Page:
I also don’t understand Scruton apparent attempt to talk people out of liking what they like. I learned years ago that people identify strongly with their musical tastes. What’s the point of disabusing them of something they like? Further, classical music (and jazz) is more nearly an acquired taste, not nearly as immediately accessible as popular music. Scruton’s appeal to complexity is not quite the same as embodying greater sophistication or beauty, and indeed, he offers his own criticism of hypercomplexity in music, characterizing one particular development in music history that received undue support and attention as “random outbursts that could be described, without too much strain, as groans wrapped in mathematics.” (Gotta love that phrase.) In that regard, how does Scruton reconcile the exquisite beauty and runaway popularity of, say, minimalist composer Arvo Pärt? As the old saw goes, if such simplicity were so easy, why isn’t everyone doing it? A useful comparison might also be made of American composers Samuel Barber and Aaron Copeland. The former is formidably complex and intellectual in style yet far less effective than the latter, especially in his populist works. Still, room on concert programs exists for both.

Scruton seems to me stuck (though not wholly so) in a mindset I ranted about here, namely, a theoretical approach to music borne out of too much education and too little relevance to the concert-going public. Classical music is a high art and thus inherently self-selecting. When selection proceeds according to arcane formulations and heedless abstraction distanced from the audience it pretends to serve, it signals the triumph of ideology over actuality. This approach has already, over the course of the 20th century, made modern composition into a bad joke for all but a very few — those true artists who have ignored or superseded fashionable academic ideology and sought real connections with audiences. They are exceptions for whom we can be thankful. The others chasing only the prestige of their peers (including panel judges for meaningless awards) will (rightfully) continue to be ignored by the public.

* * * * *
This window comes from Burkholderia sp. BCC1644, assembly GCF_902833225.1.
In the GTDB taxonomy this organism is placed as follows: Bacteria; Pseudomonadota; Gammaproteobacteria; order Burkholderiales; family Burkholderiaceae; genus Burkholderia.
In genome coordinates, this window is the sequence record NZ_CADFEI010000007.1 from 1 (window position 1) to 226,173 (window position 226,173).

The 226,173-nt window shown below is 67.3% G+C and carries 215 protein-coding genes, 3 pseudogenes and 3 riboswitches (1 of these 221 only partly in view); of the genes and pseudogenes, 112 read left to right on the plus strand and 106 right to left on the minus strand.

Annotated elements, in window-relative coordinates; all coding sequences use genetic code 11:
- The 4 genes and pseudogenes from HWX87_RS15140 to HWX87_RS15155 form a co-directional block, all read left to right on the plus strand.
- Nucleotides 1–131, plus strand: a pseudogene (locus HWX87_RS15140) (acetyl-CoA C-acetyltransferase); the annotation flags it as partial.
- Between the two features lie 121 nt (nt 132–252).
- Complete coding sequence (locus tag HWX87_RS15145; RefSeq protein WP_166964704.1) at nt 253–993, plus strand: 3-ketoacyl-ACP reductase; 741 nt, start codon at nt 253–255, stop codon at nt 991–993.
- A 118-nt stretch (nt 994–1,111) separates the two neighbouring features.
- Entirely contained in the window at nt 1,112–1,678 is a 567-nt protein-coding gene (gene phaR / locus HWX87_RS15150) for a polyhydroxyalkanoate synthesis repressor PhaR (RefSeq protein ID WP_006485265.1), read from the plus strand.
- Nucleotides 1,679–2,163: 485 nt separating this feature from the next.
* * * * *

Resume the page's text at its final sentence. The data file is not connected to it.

More in part 2 in relation to politics (ugh!) to come.

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Comments
  1. leavergirl says:

    I disagree with the criticism in the vid above, in part. What often happens in these interchanges is that the person on the other end is not trying to understand; they are fighting against what your own understanding is, and what you are conveying. These are two very different approaches to human interchange. If someone is in it to fight you, even if you made your words angelically perfect, they would still come up with another fallacy, or another subterfuge.

    It’s pointless and foolish trying to get better and better at communicating when the other person is intent on fighting you. Lost effort — unless you choose to fight back.